grassland and badgers
47, Numbers 5-6, January 2004, pp. 913-919(7)
Urban & Fischer
Earthworms, especially the larger anecic
species such as Lumbricus terrestris, comprise the most significant
component of the diet of the European badger (Meles meles) in northern
Europe. The objective of the present study was to obtain baseline information on
the earthworm populations in selected farms in a ‘badger removal’ area in Co.
Kilkenny, and to investigate the relationships between earthworms and grassland
management, and between earthworm and badger densities.
Sixty eight fields in 32 farms, representing a range of grassland
management intensities, were sampled between November 1999 and October 2000.
Seventeen earthworm species were recorded. Mean earthworm populations (± s.e.)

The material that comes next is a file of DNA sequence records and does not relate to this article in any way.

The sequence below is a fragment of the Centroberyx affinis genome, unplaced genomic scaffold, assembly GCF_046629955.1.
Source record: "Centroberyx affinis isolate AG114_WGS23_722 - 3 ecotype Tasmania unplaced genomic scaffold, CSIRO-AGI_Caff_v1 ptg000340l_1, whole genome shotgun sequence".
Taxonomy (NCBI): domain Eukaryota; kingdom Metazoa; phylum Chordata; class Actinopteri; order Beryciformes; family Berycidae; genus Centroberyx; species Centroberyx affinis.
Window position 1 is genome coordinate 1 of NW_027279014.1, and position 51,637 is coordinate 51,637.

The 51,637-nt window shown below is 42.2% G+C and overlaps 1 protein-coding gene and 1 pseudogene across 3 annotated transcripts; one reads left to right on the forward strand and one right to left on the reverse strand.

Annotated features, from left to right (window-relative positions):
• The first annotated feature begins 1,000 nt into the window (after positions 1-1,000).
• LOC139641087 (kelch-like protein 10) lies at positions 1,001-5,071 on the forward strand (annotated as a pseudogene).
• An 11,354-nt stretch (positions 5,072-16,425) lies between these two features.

were 161 ± 8 individuals m–2 in November 1999 and 136 ± 9 in
September – October 2000. Biomass estimates were 81 ± 5 and 69 ± 5 g
m–2 respectively. Spring estimates were lower (72 ± 6 individuals
m–2, 44 ± 4 g m–2), reflecting reduced earthworm activity
due to dry soil conditions.
ANCOVA revealed significant (P < 0.01) positive effects of both
stocking rate and N fertilizer use on total earthworm biomass, but not on
earthworm abundance. The response mainly reflected trends in anecic species
(mainly L. terrestris).
The correlations between earthworm populations and badger densities were
generally weak, but when badgers located within 250 m of farm boundaries were
included in the analysis, there were significant positive correlations between
badger and total earthworm (r = 0.60) and L. terrestris (r = 0.40)
abundance. The lack of stronger relationships probably reflects the wide
availability of earthworm-rich grazed grassland suitable for badger foraging.